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    1. I appreciate you signing up for an account just so you can comment. You're my first commenter, but hopefully you'll eventually have some company.

      We have discussed reusable versions of other products. We use few paper towels. Andrea primarily uses flour sack towels in the kitchen. She also uses re-usable "women's products", as you put it, which she made herself. We've discussed cloth bathroom tissue, but that's one area I don't think we're ready to tackle yet.

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    2. Bathroom tissue is a touchy subject for a lot of people, Tony and I included. I've read testimonials from people who have made the switch. They keep their soiled cloths in a lidded hamper, and wash them every couple of days or so. Others have gone a step farther by adopting the Muslim custom of rinsing with water, and/or using stones. I don't know about that.

      I still use paper towels for draining greasy dried foods, like potatoes. If I could figure out how to avoid doing that, I could further reduce our paper towel consumption.

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    3. Greasy dried foods? Ewww. I meant greasy FRIED foods, of course, which sounds much less disgusting somehow. :P

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    4. We drain greasy friend foods by putting a cooling rack on top of a cookie sheet, and spreading the food out onto the cooling rack. It works really well for foods such as bacon. I can't guarantee that Andrea always uses this approach, but I can't recall paper towels being used for draining anything in quite some time.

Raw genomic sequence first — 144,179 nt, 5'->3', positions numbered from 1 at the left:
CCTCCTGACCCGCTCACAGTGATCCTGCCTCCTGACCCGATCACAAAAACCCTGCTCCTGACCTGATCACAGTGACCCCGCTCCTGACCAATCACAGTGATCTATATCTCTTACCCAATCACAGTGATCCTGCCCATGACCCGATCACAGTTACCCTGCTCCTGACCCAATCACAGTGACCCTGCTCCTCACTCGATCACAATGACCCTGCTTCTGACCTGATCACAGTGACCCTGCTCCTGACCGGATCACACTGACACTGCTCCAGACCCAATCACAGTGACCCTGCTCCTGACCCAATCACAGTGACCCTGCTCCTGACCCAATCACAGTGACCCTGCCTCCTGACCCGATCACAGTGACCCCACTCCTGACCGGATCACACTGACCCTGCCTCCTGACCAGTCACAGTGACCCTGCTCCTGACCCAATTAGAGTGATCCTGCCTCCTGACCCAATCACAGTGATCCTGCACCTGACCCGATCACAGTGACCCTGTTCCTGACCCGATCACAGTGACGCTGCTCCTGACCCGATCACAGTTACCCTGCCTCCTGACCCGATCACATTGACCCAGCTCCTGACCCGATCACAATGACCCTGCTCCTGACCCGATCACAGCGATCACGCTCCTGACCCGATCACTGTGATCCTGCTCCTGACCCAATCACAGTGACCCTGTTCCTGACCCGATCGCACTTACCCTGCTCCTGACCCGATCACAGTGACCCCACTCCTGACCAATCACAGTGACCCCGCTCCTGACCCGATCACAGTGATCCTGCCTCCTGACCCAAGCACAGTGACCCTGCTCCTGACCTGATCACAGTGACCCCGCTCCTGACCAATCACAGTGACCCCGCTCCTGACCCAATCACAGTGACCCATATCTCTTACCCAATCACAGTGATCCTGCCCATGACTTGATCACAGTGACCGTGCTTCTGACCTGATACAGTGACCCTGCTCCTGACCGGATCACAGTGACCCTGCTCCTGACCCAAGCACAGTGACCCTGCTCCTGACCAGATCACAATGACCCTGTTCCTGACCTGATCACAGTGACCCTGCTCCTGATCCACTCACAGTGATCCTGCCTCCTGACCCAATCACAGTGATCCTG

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    5. Genius! And the drippings could be incorporated into the cats' and dogs' food, so an even further reduction in what's being wasted. I think I'll try that the next time I fry something.

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  3. Warm Greetings!



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    napkin making machine

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    1. Thanks for the kind words, Akasha. My hope is that the blog may provide info that helps others in some small way. I hope you find something here to help you on your own journey.

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  4. For the record, the napkins we use are
    1. Small for cloth napkins, more the size of a standard folded paper napkin.
    2. Are made from an old pair of linen pants that tore.